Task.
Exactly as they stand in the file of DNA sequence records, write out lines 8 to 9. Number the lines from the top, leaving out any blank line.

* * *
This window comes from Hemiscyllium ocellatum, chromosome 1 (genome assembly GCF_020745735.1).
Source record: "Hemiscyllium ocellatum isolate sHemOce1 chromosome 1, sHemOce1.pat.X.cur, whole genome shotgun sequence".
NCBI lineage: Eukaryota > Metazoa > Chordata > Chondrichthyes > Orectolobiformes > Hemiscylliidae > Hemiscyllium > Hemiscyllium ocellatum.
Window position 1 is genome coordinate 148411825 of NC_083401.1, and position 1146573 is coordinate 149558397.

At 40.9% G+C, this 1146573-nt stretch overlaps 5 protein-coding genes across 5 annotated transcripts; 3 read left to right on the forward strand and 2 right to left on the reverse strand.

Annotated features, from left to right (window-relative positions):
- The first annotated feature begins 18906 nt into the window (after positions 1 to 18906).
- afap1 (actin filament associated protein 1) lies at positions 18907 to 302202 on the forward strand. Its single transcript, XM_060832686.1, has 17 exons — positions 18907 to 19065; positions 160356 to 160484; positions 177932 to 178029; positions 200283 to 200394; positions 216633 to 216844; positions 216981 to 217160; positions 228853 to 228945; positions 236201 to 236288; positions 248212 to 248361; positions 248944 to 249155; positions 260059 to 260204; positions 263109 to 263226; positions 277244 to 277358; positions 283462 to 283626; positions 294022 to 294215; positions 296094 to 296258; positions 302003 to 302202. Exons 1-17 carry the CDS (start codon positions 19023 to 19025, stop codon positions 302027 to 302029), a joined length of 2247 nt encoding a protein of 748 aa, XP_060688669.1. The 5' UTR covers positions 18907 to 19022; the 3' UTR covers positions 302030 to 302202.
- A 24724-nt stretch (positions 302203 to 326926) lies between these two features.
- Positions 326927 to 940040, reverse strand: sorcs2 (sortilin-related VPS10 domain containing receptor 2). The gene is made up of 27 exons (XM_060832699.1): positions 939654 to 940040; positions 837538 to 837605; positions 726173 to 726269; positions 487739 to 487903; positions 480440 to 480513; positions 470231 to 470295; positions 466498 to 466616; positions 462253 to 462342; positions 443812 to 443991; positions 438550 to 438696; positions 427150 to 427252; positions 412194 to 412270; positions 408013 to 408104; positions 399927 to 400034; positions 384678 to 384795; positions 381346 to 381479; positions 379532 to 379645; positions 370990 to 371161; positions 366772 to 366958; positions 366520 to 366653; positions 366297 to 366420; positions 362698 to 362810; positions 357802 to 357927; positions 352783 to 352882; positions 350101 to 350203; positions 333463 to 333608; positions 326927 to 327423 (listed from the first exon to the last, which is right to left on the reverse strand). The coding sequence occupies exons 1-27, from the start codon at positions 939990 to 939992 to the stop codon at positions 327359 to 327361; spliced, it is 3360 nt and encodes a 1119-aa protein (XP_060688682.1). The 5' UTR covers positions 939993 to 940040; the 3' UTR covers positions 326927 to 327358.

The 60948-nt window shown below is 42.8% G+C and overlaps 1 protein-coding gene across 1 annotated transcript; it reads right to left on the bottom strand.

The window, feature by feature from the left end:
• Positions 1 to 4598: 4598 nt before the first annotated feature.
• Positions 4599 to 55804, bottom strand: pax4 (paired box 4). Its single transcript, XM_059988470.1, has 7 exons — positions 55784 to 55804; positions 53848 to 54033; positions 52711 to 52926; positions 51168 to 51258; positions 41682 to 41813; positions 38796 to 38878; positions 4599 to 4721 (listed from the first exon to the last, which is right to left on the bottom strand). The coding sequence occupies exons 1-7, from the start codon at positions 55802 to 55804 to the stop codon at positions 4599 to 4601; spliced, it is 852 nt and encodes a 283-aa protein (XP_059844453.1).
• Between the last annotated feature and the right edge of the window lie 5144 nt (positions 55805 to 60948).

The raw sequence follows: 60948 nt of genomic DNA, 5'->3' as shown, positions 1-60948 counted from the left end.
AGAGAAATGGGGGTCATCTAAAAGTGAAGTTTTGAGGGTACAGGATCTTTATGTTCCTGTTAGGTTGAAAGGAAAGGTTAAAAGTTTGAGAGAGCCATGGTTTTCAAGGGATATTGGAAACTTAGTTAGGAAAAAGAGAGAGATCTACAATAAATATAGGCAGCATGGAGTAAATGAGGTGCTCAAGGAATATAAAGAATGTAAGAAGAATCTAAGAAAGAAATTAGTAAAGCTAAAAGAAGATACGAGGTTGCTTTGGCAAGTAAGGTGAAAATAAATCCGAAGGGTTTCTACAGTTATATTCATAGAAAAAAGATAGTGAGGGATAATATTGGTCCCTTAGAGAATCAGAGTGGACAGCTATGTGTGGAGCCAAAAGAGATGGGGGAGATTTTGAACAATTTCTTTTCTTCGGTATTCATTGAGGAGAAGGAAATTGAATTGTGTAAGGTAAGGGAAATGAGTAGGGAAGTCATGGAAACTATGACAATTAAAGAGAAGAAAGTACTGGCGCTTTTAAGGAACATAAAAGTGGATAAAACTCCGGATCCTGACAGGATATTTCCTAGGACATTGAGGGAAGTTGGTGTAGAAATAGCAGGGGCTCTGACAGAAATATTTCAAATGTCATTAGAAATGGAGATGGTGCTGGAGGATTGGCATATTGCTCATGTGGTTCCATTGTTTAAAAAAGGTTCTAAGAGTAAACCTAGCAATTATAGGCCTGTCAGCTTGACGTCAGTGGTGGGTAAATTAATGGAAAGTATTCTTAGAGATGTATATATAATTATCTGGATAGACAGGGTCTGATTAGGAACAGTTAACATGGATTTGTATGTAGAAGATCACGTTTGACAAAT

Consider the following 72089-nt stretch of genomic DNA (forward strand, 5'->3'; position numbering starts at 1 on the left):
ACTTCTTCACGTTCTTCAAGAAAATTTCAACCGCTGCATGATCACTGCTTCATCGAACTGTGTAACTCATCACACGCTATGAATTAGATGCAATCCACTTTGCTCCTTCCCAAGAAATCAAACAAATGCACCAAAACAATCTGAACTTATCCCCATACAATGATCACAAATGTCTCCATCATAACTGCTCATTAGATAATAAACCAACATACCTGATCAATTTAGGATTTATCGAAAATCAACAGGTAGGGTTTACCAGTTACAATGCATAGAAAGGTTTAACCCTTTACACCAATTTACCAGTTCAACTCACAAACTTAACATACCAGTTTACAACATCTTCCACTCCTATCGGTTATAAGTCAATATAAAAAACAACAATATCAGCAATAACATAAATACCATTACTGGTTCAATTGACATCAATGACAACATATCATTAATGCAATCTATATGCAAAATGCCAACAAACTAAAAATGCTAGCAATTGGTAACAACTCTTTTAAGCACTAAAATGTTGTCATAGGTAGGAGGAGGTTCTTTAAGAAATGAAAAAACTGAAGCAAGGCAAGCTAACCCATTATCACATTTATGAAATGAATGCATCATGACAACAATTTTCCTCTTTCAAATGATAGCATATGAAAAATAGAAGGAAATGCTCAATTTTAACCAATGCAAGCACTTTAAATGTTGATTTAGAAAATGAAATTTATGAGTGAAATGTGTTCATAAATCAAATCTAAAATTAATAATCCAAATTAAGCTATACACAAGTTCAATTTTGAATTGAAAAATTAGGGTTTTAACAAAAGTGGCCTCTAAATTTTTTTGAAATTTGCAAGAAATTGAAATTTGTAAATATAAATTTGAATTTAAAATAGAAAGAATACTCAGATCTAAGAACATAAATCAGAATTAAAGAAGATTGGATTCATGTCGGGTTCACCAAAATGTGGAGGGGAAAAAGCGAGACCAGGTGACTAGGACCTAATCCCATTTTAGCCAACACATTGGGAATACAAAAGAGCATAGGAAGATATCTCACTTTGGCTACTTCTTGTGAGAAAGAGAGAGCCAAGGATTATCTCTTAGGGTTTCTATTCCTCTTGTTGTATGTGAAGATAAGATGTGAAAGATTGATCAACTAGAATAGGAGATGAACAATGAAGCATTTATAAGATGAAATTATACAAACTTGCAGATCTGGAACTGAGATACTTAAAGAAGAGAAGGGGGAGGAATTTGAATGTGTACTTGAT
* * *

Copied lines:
- afap1 (actin filament associated protein 1) lies at positions 18907 to 302202 on the forward strand. Its single transcript, XM_060832686.1, has 17 exons — positions 18907 to 19065; positions 160356 to 160484; positions 177932 to 178029; positions 200283 to 200394; positions 216633 to 216844; positions 216981 to 217160; positions 228853 to 228945; positions 236201 to 236288; positions 248212 to 248361; positions 248944 to 249155; positions 260059 to 260204; positions 263109 to 263226; positions 277244 to 277358; positions 283462 to 283626; positions 294022 to 294215; positions 296094 to 296258; positions 302003 to 302202. Exons 1-17 carry the CDS (start codon positions 19023 to 19025, stop codon positions 302027 to 302029), a joined length of 2247 nt encoding a protein of 748 aa, XP_060688669.1. The 5' UTR covers positions 18907 to 19022; the 3' UTR covers positions 302030 to 302202.
- A 24724-nt stretch (positions 302203 to 326926) lies between these two features.